Daliresp (Roflumilast) is an oral tablet that is proved to reduce the risk of exacerbations in patients suffering from severe chronic obstructive pulmonary disease (COPD). The drug has been developed by Nycomed.
Marketed as Daxas in the European markets, Daliresp was approved by the US FDA in March 2011. The European marketing approval for Daxas was received in 2010.
Daliresp will be available in US markets in the second quarter of 2011. It will be marketed by Nycomed’s partner Forest Laboratories.
Chronic obstructive pulmonary disease
COPD is a progressive and irreversible lung disease which narrows the airways, thus causing respiratory problems. Breathlessness, chronic cough and congestion of phlegm in the lungs are the major symptoms associated with COPD.
These symptoms worsen further to cause exacerbation that lasts for weeks, requiring immediate hospitalisation and intensive medication. If left unattended, exacerbation can result in failure of lungs and could even be fatal.
Daliresp is an oral tablet to be taken once daily. It is the first and the only selective phosphodiesterase-4 (PDE4) inhibitor approved by the FDA.
Although the mechanism of action of the drug is not known, it is believed that the therapeutic action is exerted in patients by effects related to increase in intracellular cyclic adenosine metaphosphate (cAMP) in lung cells.
Daliresp was evaluated in eight clinical trials conducted in a randomised double-blind, controlled parallel group. Around 9,394 patients of 40 years and above were enrolled in these trials.
Trials 1 and 2 were placebo-controlled dose selection trials of six months duration. These trials were conducted on 1,929 patients to evaluate the efficacy of Daliresp 250mcg and 500mcg tablet once daily. The median age of the enrolled patients was 63 years, associated with severe COPD in the range of 30%-80%.
Of the total randomised population, 751 patients were administered with 250mcg Daliresp and 724 with 500mcg. The 500mcg was selected over 250mcg based on the nominal improvement in lung function.
Trials 3, 4, 5 and 6 were once-year placebo-controlled trials. These were conducted to evaluate the efficacy of the treatment in patients who reported to have less than 50% of COPD severity and faced exacerbations. The enrolled patients were in the median age of 64 years.
Trials 3 and 4 included patients with less than 50% severity with chronic bronchitis and smoking history of 10 years. Trial 3 enrolled 1,176 patients of whom 567 were tested with Daliresp. Trial 4 was conducted on 1,514 patients of whom 760 were treated with Daliresp.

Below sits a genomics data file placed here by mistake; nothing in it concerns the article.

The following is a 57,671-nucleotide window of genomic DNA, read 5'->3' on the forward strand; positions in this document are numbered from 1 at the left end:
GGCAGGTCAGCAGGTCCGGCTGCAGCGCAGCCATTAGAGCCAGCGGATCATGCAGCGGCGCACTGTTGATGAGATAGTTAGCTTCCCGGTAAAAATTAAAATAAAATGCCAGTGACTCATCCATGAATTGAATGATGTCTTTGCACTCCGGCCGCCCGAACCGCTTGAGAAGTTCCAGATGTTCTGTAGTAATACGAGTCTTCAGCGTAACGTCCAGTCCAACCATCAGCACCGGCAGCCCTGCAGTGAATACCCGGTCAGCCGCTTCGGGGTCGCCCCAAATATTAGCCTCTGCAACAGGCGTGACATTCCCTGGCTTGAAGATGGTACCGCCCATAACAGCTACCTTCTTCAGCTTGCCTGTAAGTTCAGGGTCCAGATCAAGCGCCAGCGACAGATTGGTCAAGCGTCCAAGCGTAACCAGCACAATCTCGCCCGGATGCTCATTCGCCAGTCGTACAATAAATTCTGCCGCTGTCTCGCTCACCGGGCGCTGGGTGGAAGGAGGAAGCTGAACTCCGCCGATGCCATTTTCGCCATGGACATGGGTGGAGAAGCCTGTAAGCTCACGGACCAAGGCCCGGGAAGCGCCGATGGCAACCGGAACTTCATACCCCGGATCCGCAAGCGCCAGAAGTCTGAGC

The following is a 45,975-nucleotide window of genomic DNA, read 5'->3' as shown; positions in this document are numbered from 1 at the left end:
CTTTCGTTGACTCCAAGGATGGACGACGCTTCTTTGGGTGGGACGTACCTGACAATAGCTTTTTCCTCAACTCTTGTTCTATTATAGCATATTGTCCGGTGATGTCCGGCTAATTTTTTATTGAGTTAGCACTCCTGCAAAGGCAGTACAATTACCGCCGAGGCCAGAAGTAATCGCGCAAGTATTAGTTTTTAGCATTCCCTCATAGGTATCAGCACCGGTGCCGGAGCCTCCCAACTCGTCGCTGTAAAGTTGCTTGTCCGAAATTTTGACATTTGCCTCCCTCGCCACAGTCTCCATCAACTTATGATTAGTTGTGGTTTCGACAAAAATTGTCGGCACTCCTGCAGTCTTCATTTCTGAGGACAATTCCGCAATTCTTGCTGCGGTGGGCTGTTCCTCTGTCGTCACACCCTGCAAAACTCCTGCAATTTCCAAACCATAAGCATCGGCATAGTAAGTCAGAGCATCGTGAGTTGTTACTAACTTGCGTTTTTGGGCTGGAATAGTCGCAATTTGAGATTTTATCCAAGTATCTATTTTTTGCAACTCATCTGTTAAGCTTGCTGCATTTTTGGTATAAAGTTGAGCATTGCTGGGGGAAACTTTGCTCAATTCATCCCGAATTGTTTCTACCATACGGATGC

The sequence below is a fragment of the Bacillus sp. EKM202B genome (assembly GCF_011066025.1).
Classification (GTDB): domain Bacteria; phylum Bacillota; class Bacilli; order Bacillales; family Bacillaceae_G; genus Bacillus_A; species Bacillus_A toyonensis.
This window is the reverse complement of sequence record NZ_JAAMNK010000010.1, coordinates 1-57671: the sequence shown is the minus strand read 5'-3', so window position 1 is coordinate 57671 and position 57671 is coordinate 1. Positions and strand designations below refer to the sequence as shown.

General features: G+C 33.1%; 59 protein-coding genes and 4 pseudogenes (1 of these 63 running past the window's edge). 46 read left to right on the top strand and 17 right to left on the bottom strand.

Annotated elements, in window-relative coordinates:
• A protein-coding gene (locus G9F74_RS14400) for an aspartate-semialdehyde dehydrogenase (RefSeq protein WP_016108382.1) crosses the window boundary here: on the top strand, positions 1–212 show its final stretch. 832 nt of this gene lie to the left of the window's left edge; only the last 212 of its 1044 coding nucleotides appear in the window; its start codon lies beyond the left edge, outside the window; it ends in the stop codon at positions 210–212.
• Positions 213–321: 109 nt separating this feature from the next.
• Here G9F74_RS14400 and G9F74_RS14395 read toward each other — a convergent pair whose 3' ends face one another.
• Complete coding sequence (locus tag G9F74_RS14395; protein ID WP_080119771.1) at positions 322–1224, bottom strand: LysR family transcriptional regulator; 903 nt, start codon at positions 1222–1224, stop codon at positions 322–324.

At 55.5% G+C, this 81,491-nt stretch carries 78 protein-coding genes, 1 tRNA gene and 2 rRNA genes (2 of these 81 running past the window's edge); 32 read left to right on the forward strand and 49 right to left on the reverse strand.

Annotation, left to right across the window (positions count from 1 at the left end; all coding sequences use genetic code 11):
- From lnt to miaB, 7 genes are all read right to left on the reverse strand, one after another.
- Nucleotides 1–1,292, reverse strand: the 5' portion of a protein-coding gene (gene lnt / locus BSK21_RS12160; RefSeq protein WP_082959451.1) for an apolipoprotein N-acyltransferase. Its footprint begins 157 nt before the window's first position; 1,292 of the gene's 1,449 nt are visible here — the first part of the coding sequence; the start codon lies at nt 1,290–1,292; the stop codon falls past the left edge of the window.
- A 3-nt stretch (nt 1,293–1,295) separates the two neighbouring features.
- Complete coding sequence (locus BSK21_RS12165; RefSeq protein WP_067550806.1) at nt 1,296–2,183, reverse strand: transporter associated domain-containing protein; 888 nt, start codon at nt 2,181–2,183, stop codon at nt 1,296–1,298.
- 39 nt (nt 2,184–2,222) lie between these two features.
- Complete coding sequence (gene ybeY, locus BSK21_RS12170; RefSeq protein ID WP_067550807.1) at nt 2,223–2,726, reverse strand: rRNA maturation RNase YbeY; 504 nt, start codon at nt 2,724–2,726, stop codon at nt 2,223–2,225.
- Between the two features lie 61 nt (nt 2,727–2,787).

Both these trials failed to show significant reduction in the exacerbations in majority of the population. However, exploratory studies revealed that the treatment showed better response in reduction of COPD exacerbation in a small section of the population. Therefore further trials 5 and 6 were conducted on patients associated with chronic bronchitis, at least one COPD exacerbation in the previous year and a 20 pack year of smoking history.
Trial 5 had enrolled a total of 1,525 patients of whom 765 were administered Daliresp. Trial 6 had a total of 1,571 patients enrolled of whom 772 were tested with Daliresp. In both the trials, 500mcg Daliresp once daily confirmed that the treatment of Daliresp had resulted in a significant reduction of moderate or severe exacerbations compared to placebo. These two trials proved the safety and supported the use of Daliresp in the reduction of exacerbations of COPD.
Trials 7 and 8 were six months trails conducted to evaluate the efficacy of Daliresp as an add-on therapy to a bronchodilator. Patients enrolled for these trials were with moderate to severe COPD and of 65 years of median age.
The trials were conducted on patients with moderate to severe (40%-70% predicted) COPD without any chronic bronchitis or history of exacerbations. The results indicated that the drug showed significant response in reducing the exacerbations.